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Drinking water Recreational water Fish consumption Lake by lake Other issues Resources and references

Drinking water in the Great Lakes

Drinking water
    in the Great Lakes

Chemical contamination | Microbial contamination
Government regulation | Critical contaminants

Government regulation
Canada | United States
Agencies & Organizations | Agreements & laws

Health Canada establishes, in collaboration with the provinces and territories, the Guidelines for Canadian Drinking Water Quality under the auspices of the Federal-Provincial Subcommittee on Drinking Water. The provinces and territories may then use these guidelines as a basis for establishing their own enforceable guidelines, objectives, or regulations.

In Ontario, drinking water quality is addressed by the Ontario Drinking Water Objectives. There is no organized water quality monitoring program for private water supplies. However, the public water treatment plants are required to regularly monitor the finished water for chemical and microbiological quality as outlined in the Ontario Drinking Water Objectives.

The Ontario Ministry of Environment’s Drinking Water Surveillance Program (DWSP) monitors raw (incoming source water), treated (at the treatment plant after water has been treated), and distributed water (at the consumer’s tap) at selected locations throughout the province for over 200 parameters. DWSP maintains a database of contaminant levels measured in raw, treated and distributed water from about one quarter of all municipal treatment plants in Ontario, representing about 85% of the population serviced by municipal water supplies..

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United States
The U.S. EPA’s Office of Groundwater and Drinking Water (OGWDW) plays a key role with respect to drinking water in the U.S.A. Its mission is, "OGWDW, together with states, tribes, and other partners, will protect public health by ensuring safe drinking water and protecting ground water." The information that follows is taken directly from the OGWDW's web site. This web site provides detailed information on the nation’s drinking water, including the following topics:

The U.S. EPA has established legally enforceable standards for public water systems called National Primary Drinking Water Regulations (NPDWR). These standards are used to protect the quality of drinking water by limiting levels of contaminants in public water systems that can adversely affect public health. Public water systems are required to monitor drinking water for a host of contaminants to ensure consumer safety. Frequency of monitoring in the U.S. is dependent on the type of system, whether the source water is surface or groundwater, the type of contaminant, whether or not a contaminant has been previously detected or has exceeded the standard, and the number of people served by the public water system.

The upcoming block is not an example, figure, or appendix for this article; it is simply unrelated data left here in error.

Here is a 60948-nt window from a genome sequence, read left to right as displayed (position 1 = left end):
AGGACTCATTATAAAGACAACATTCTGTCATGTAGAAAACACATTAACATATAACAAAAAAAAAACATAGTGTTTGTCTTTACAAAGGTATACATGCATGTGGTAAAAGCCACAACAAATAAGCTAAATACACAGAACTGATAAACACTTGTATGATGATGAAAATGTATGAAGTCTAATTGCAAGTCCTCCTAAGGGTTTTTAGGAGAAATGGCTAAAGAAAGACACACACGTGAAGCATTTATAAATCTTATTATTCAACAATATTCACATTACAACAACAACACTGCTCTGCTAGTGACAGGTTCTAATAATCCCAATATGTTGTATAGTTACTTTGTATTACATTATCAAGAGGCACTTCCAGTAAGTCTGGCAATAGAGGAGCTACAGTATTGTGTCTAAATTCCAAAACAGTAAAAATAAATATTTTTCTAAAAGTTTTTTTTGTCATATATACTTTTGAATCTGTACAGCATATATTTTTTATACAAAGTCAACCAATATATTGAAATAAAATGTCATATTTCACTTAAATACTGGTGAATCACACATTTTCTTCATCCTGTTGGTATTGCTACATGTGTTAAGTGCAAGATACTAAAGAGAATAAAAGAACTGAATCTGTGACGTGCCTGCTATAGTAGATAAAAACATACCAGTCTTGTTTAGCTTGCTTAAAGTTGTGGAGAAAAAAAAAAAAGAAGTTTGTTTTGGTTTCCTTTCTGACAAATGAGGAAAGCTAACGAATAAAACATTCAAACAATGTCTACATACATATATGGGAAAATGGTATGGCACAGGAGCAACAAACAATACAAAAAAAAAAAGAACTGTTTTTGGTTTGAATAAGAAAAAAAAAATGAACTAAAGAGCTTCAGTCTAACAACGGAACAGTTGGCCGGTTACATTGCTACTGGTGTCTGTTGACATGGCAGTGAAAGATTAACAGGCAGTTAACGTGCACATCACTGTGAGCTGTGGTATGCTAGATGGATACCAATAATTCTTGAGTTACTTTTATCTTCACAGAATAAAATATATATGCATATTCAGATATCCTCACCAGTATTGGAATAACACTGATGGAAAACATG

Currently, the U.S. EPA does not regulate aluminum under its drinking water program but has a secondary, non-enforceable standard of 50-200 µg/l (this number is based on organoleptic properties). The U.S. EPA is working to determine if aluminum is of health concern and has placed aluminum on its Contaminant Candidates List (CCL). This list is the source of priority contaminants for the Agency’s drinking water program. Priorities for drinking water research, occurrence monitoring, guidance development, including the development of health advisories are drawn from the CCL. The CCL also serves as the list of contaminants from which the Agency will decide whether of not to regulate specific contaminants.

The U.S. EPA requires public water systems to be monitored for bacteriological, inorganic, organic, and radiological contaminants. Monitoring of drinking water includes physical and chemical characteristics of the water, as well as analysis for contaminants resulting from natural sources or human activities.

Information on local water quality is available from several sources, including the state public health department and local water supplier. To inform the public of the results of the chemical analyses of drinking water and to demonstrate a commitment to protect human health, the U.S. EPA requires each community water system to generate an annual Consumer Confidence Report (CCR) that is made available to all residents receiving water from that water system. CCRs provide information about the source of water used, its susceptibility to contaminants where a source water assessment has been completed, the levels of contaminants detected in the water, the likely source(s) of contaminants, and potential health effects of any contaminant detected above that specific Maximum Contaminant Level (MCL). Copies of CCRs exist at the state and county level, and can be reviewed to give an indication of overall quality of treated surface water and groundwater, and the condition of the drinking water service.

Each state also has a department that regulates drinking water systems, and these agencies can also provide information about the local water supply and its quality. In addition, the U.S. EPA maintains a database which contains information on individual ownership, locations, violations, and enforcement actions. Most state drinking water databases include system detection information.

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